It is 11pm on a Tuesday night. Tomorrow morning is the big presentation you have been preparing weeks for and you makes moves for an early bedtime. You set your alarm on your phone and plop right into bed. The room is nearly pitch black as you begin shutting your eyes. You are on your way into rem sleep when suddenly...vzzzzzzt; a notification illuminates the room with a piercing flash of light. Fully awakened and tempted, you check that notification of a snapchat. But a snapchat turns into a google search, then a twitter check, an instagram gander, and before you know it, it’s 3am and you’re editing your Facebook profile picture.
Like many young adults and teenagers I have fallen prey to my own device-- it’s the Black Mirror Effect.
While the Black Mirror Effect is something I merely coined based off the technological dystopian British program Black Mirror, it describes our society’s current dilemma; we have become entranced by technology and slaves to our screens.
Here are some statistics:
- 95% of all teens (13-17 years of age) are actively online.
- In 2016, 81% of online teens have some sort of social media, which is up from 55% in 2006.
- According to a recent study by the UK disability charity Scope, of 1500 Facebook and Twitter users surveyed, 62% reported feeling inadequate and 60% reported feelings of jealousy from comparing themselves to other users.
- Teens who spend more than two hours a day on social networking sites are more likely to report psychological distress.
- Instagram has proven to be the worst social networking site for mental health-related issues.
Online games, dating apps, and social media in particular have negative effects on the happiness of Millennials and the iGens. The increasing number of depressed,sleep deprived hypertexters measuring their self-worth by a Facebook post is frightening. Adam Alter, social psychologist and author of Irresistible: The Rise of Addictive Technology and the Business of Keeping Us Hooked, mentions the effects of addiction on social media usage.
Featured in a recent TED Talk, Alter explains why screens do not make us happy. The info graphic below (taken from Alter’s TED Talk) the average work day is organized into time spent doing our daily activities. The red space in the personal section represents the amount of time we spend on screens during personal time and how it has increased in just ten years time. According to this chart, screen time has consumed almost our entire personal time.
Now do not misunderstand, screens are not the bane of existence. Screens have revolutionized the world. Calling friends and loved ones over video chats was not possible a few years back and today, we have opportunities to see a familiar face or “attend” an event. It’s quite incredible that our devices can be a remote, open your car, act as a GPS, count your steps, and even check your heart rate! There’s power in revolution, but the problem with too much power is the lack of self-control.
The true culprit behind these addictive behaviors is a common feature on many social media apps--endless scrolling. As Adam Alter suggests, with the lack of stopping cues we have the ability to indulge ourselves into an infinite amount of scrolling. Without an endpoint, it is harder to determine where and when to stop at any given moment.
So how can we put a cap on screen usage? Is legislation over the top? Believe it or not, there is indeed legislation dubbed “Cinderella Laws” already proposed and up for discussion in South Korea and China. With that still just a discussion, what can YOU do? Here are a few thoughts to consider:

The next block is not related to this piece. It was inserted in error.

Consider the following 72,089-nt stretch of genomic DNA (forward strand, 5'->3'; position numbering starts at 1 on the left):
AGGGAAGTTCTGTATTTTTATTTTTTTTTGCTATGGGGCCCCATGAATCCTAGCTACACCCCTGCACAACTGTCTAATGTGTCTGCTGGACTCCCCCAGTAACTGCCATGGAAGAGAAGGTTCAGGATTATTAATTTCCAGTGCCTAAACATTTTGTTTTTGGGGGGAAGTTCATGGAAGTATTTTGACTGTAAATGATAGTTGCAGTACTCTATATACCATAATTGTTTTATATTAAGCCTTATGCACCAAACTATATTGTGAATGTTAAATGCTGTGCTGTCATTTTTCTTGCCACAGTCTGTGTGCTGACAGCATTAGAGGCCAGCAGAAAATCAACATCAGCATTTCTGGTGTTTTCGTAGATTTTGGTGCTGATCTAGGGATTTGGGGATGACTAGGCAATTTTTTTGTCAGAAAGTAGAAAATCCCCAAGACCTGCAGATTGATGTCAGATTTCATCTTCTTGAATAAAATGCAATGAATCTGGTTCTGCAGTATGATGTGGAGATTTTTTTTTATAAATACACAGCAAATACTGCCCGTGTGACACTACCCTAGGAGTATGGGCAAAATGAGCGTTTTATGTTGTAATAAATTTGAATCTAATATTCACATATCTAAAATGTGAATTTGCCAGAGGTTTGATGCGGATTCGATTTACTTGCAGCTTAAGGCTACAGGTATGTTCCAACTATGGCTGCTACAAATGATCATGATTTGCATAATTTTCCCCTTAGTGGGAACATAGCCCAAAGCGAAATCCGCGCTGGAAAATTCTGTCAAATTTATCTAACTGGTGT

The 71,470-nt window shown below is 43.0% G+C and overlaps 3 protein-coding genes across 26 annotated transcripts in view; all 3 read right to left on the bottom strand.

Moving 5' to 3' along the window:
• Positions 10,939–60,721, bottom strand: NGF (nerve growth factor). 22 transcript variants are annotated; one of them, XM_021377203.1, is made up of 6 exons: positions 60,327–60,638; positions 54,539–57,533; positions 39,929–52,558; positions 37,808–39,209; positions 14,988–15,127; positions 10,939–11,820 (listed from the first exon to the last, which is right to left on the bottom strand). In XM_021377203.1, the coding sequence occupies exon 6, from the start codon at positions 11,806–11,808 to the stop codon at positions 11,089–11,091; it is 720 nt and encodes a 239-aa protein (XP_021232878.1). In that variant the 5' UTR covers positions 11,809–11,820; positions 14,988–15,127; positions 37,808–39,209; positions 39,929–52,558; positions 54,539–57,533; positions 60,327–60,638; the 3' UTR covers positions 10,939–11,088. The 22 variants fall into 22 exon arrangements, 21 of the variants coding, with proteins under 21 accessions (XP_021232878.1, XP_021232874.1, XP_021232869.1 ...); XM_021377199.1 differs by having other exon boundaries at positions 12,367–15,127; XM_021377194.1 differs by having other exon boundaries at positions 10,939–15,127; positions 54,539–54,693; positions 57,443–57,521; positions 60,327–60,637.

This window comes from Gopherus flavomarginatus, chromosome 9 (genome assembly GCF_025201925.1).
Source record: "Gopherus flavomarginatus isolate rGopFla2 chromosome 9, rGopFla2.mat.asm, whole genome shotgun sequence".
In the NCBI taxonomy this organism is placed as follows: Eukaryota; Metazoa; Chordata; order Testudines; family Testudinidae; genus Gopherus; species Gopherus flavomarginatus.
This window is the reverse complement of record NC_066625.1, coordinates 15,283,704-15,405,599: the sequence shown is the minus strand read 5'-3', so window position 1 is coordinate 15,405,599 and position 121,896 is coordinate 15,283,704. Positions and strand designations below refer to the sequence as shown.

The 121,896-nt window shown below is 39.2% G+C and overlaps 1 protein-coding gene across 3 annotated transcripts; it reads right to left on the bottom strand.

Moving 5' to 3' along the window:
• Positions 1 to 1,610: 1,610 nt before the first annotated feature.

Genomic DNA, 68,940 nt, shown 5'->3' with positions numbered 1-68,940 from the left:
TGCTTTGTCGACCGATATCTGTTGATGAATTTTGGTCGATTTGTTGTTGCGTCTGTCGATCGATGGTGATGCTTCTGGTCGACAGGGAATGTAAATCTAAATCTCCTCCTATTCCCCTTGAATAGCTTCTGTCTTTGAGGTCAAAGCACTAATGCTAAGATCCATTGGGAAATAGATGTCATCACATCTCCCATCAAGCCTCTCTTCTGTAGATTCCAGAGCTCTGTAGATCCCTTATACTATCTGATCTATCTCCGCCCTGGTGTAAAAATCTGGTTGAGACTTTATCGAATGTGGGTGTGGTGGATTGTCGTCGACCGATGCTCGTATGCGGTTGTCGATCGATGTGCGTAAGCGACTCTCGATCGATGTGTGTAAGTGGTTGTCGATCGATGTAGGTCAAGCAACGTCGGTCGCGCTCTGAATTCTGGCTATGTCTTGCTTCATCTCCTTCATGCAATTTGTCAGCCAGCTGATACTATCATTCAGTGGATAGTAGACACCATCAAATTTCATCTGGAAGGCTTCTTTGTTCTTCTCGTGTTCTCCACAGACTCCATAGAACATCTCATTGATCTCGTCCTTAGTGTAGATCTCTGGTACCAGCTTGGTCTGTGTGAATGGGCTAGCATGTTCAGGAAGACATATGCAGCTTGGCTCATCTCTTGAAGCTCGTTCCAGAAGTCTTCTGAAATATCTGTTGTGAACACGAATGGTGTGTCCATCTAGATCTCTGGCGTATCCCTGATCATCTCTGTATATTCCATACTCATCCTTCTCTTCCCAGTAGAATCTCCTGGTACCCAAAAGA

- Put it on airplane mode. That way notifications, texts, and emails are not on the radar.
- When going to an event, such as a concert or festival, keep your phone in your bag. Challenge yourself to not snapchat or “go live” while you are at these events. Just live the experience without your phone.
- Pick a time of day not to pull your phone out. Dinner time would be a great opportunity to put the phone down.
- Set time restraints. If 11pm is your bedtime, 9:59pm should be the last minute your thumbs touch that screen.
- Get an alarm clock. It may “old school” nowadays but using your phone as a bedtime alarm can prompt temptation. Nothing wrong with a good old fashion alarm clock!
There is bliss in unplugging yourself from the digital world and, as I have learned through my nights of sleep deprivation, getting a full eight hours will not not only save you from dark circles and zombie eyes, but you’ll ace that big presentation, improve your mental health, and open yourself up to "screenless" experiences. Go live without your phone, and live your life through your own eyes.
Abrams, Allison. “Mental Health and the Effects of Social Media.” Psychology Today, Sussex Publishers, 5 Mar. 2017, www.psychologytoday.com/blog/nurturing-self-compassion/201703/mental-health-and-the-effects-social-media. Accessed 21 Aug. 2017.
Alter, Adam. “Why our screens make us less happy.” YouTube, uploaded by TED, 1 August 2017, www.youtube.com/watch?v=0K5OO2ybueM.
Cottle, Julia. “Facebook and Mental Health: Is Social Media Hurting or Helping?” Mental Help, 15 Mar. 2016. www.mentalhelp.net/articles/facebook-and-mental-health-is-social-media-hurting-or-helping. Accessed 21 Aug. 2017.
Dreifus, Claudia. “Why We Can’t Look Away From Our Screens.” The New York Times, 6 Mar. 2017. www.nytimes.com/2017/03/06/science/technology-addiction-irresistible-by-adam-alter.html. Accessed 21 Aug. 2017.
MacMillan, Amanda . “Why Instagram Is the Worst Social Media for Mental Health.” Time, 25 May 2017. www.time.com/4793331/instagram-social-media-mental-health/. Accessed 21 Aug. 2017.